- The Washington Times - Tuesday, September 11, 2007


On board with equity Although I enjoyed Bryce Baschuk’s Friday Page One article about mandatory age-60 pilot retirement (“Age-restricted U.S. pilots continue flying overseas”), it and many similar articles fail to mention an important fact. Under the agreement of the International Civil Aviation Organization (ICAO), foreign captains have been able to fly into our country up to age 65 since Nov. 23, 2006.

This discriminatory practice, known well in advance by the Federal Aviation Administration, was agreed to by our government. On Jan. 30, FAA Administrator Marion C. Blakey announced an intent to change the law (over the next two to three years), saying “experience counts” and that allowing our pilots to fly to age 65 would provide “an extra margin of safety.” However, the FAA had to be pushed by legal action from the Senior Pilots Coalition (SPC) into finally processing hundreds of age-60 waiver requests, allowable under the Federal Aviation Regulations, but it denied them with the claim that waivers are “not in the public interest.” What hypocrisy.

The SPC (a not-for-profit 501c3 corporation) was formed in February to pursue equity with foreign pilots through legal, legislative and media efforts. It is awaiting a decision from the D.C. Circuit Court of Appeals on the appeal of waiver denials.


Captain (retired)

America West Airlines

Vice president

Senior Pilots Coalition

Lenexa, Kansas

Mendacious rhetoric

Rep. Dan Burton’s Commentary column on Kosovo’s independence is mendacious and completely off the mark (“Negotiating for peace in Kosovo,” Aug. 20) as is most of the recent coverage on Kosovo.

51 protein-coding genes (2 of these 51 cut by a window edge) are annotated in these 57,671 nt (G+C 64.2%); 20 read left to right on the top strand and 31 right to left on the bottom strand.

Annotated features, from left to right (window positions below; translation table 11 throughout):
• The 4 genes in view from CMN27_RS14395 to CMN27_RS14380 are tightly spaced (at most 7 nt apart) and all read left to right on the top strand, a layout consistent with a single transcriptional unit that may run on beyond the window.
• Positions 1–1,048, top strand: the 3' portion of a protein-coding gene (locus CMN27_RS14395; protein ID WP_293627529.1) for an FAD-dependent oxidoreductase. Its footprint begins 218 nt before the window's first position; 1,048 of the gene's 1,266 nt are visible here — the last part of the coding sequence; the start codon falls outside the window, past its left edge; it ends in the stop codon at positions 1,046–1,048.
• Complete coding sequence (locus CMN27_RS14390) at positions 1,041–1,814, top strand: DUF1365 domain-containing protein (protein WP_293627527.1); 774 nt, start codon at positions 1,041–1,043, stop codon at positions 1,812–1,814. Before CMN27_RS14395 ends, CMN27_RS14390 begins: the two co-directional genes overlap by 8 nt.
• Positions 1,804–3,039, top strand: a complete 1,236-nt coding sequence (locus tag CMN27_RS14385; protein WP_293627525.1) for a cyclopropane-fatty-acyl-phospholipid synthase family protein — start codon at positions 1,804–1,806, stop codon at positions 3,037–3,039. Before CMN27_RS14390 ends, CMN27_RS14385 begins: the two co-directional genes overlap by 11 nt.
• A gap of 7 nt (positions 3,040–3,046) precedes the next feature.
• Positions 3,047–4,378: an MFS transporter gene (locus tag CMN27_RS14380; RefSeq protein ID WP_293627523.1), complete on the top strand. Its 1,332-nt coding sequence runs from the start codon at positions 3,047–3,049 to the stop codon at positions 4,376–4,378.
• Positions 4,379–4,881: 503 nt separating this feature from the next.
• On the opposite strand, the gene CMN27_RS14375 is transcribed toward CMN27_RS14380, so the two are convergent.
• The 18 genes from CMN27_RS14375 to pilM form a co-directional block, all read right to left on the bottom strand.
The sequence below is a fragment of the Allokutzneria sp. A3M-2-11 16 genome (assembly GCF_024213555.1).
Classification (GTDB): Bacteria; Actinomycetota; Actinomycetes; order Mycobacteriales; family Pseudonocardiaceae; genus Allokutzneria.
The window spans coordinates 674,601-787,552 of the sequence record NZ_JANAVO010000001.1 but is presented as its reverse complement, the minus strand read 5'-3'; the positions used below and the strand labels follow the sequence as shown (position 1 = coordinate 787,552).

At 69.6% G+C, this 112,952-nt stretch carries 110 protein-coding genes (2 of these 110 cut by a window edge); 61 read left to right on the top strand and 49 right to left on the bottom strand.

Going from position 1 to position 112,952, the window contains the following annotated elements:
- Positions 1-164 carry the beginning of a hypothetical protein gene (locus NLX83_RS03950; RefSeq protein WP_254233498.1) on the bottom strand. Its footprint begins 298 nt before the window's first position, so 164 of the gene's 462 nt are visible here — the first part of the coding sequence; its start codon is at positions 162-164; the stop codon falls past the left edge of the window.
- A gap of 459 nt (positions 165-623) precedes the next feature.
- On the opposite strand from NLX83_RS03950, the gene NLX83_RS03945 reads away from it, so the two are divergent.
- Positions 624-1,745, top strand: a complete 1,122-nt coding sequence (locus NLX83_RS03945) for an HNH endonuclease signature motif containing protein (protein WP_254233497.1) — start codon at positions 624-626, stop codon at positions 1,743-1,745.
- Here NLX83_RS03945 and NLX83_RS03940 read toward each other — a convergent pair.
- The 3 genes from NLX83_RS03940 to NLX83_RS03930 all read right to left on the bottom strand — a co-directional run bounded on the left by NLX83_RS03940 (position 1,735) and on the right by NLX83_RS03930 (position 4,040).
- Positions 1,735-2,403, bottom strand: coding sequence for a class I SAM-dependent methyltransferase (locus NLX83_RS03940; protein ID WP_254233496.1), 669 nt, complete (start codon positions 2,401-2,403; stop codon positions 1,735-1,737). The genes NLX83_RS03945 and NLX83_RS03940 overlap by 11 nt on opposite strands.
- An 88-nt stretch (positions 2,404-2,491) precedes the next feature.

The people of Kosovo were spared outright genocide in 1999 when the 78-day U.S.-led NATO operation brought an end to the Serbian onslaught in Kosovo, which had left 12,000 Albanians dead and thousands missing, half of the population violently deported, and close to 130,000 homes burned or leveled. After Slovenia, Croatia and Bosnia, this was the fourth war of aggression waged by President Slobodan Milosevic’s Serbia during the 1990s against its fellow federal units of the former Yugoslavia.

A Serbian nationalist, Gavrilo Princip, triggered World War I in 1914. Another Serbian nationalist, Mr. Milosevic, the Butcher, concluded the past century with wars aimed at creating a Greater Serbia.

Serbian Prime Minister Vojislav Kostunica, but also former Prime Minister Zoran Djindjic, who were in opposition to Mr. Milosevic, made common cause with the Butcher when it came to Kosovo.

These are facts Mr. Burton wants shunned from argument in his bid to portray Serbia as an aggrieved party in the Kosovo dispute.

It is mendacious of Mr. Burton to speak of “some two-thirds of the Serbs, Roma, Croats and all the Jews” being unable to return to Kosovo. Two-thirds of the prewar Serbian community lives in Kosovo today. No single Jew has left Kosovo in the past several decades, as anybody with basic knowledge about the area knows. No single Jew died at Albanian hands in Kosovo or Albania during World War II, during the Holocaust.

Mr. Burton compounds this with another piece of mendacity: Kosovo Albanians, secular Muslims in their overwhelming majority, have built hundreds of mosques “to replace” Serbian churches they supposedly destroyed. This is sheer Serbian propaganda in action.